Did you know that alcohol is the most commonly abused substance in the United States? And excessive underage drinking is responsible for more than 4,300 youth deaths each year. These are just two of the many facts brought to light during this year’s Alcohol Awareness Month, which takes place every April to reduce stigma and increase education about alcohol, alcoholism and recovery. Founded and sponsored by the National Council on Alcoholism and Drug Dependence (NCADD), Alcohol Awareness Month began in 1987.
Wrote NCADD’s founder Marty Mann: “Stigma manifests itself in many ways; in false beliefs, such as that alcoholism is a moral problem and alcoholics moral delinquents; or that alcoholism is simply a matter of will power and alcoholics are weaklings…”
This year’s theme “Changing Attitudes: It’s not a rite of passage,” is designed to educate young people, along with their families and communities, about the risks of underage drinking. Through grassroots efforts, NCADD hopes to shift the casual mindset about underage drinking and highlight healthy alternatives and critical recovery resources available to youth.
One of NCADD’s public service announcements urges parents to take an active role in teaching kids about the dangers of alcohol use. The PSA explains that most kids drink because of social pressure or to “fit in” – not just to “have a good time.” What’s more, kids who drink out of boredom or depression are at an increased risk of developing alcohol-related problems later in life.
As part of Alcohol Awareness Month, NCADD also compiled several facts and figures to help spread the message that prevention, intervention, treatment and recovery services are critical to reducing underage drinking. Here are a few:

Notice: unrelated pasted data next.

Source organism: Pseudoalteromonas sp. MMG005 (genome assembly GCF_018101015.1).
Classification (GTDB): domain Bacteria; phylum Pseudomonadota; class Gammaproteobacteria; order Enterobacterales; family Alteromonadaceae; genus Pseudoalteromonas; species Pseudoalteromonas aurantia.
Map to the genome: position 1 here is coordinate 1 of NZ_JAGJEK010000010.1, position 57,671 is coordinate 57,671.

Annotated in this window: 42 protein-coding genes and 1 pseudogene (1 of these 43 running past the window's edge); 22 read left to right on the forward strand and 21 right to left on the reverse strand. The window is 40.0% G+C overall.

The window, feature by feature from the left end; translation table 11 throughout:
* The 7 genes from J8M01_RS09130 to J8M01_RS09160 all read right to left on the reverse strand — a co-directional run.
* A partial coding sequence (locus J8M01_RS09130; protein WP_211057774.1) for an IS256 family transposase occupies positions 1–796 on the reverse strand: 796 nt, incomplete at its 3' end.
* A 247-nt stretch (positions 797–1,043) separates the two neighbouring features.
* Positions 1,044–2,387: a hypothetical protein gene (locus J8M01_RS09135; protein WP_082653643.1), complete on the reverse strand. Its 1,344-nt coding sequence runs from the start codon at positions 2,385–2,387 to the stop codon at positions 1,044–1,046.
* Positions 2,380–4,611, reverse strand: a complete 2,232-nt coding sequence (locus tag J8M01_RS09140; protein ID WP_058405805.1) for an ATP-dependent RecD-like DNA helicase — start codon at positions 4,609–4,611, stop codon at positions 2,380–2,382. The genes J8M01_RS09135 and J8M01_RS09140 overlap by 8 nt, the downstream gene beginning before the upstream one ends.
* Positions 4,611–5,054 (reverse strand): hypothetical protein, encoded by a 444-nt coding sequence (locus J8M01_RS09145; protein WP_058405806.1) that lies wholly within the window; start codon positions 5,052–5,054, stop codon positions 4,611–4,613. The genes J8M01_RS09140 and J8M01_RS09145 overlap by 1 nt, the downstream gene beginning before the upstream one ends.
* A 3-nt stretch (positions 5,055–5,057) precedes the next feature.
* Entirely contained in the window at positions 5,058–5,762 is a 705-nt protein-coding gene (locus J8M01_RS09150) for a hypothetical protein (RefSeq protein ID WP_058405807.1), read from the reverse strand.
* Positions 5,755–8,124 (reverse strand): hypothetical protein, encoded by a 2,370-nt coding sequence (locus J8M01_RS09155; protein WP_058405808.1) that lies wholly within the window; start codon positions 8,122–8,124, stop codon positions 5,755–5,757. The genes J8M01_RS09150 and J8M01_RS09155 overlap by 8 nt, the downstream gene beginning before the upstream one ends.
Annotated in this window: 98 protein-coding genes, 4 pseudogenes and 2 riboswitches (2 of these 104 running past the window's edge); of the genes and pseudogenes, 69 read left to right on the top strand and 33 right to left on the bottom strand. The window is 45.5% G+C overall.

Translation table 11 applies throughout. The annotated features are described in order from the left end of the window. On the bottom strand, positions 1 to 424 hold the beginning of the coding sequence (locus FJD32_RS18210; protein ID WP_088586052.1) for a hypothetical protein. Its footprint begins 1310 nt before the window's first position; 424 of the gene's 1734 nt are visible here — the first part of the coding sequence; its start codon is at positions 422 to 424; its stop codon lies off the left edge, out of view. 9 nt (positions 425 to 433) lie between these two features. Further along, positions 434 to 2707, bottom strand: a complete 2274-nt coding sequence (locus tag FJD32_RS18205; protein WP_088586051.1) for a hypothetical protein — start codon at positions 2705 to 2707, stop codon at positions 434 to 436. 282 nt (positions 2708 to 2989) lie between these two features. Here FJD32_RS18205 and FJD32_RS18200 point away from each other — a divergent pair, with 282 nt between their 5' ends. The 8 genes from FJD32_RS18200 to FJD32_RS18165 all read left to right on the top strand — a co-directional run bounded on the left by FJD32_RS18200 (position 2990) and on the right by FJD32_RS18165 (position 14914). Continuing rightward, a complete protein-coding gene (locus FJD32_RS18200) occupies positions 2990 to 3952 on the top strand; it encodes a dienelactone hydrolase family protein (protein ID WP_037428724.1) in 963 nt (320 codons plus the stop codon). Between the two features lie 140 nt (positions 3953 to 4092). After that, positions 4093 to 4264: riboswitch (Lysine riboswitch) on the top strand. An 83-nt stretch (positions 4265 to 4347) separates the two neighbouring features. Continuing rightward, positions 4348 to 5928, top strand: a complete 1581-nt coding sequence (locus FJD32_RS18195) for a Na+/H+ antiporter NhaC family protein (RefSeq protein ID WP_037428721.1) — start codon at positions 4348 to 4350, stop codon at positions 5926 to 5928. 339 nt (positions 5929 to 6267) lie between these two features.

- Alcohol is the deadliest drug for America’s teenagers: a 16-year old is more likely to die from an alcohol-related problem than any other cause.
- Underage drinking can lead to suicide, homicide, accidental death, violent injury, disrupted families and unwanted pregnancy.
- Young people who begin drinking before age 15 are four times more likely to develop alcohol dependence than those who begin drinking at age 21.
- Underage drinking is linked to 189,000 emergency room visits per year.
- People age 12 to 20 years drink 11 percent of all alcohol consumed in the U.S., more than 90 percent of which is in the form of binge drinking.
- More than 1.6 million young people report driving under the influence of alcohol in the past year.
- Kids who have conversations with their parents about the dangers of alcohol and drug use are 50 percent less likely to use alcohol and drugs than those who don’t have such conversations.
- A supportive family environment is associated with lowered rates of alcohol use for adolescents.
Getting Help for Alcohol Use Disorder
The longer problematic drinking persists, the more serious it becomes in the future. At Family Recovery Specialists, we can work together to create an individualized plan to help your loved one realize his or her potential and ability to live a happy, healthy and alcohol-free lifestyle. To learn more about our substance abuse treatment services, call today: 305-595-7378.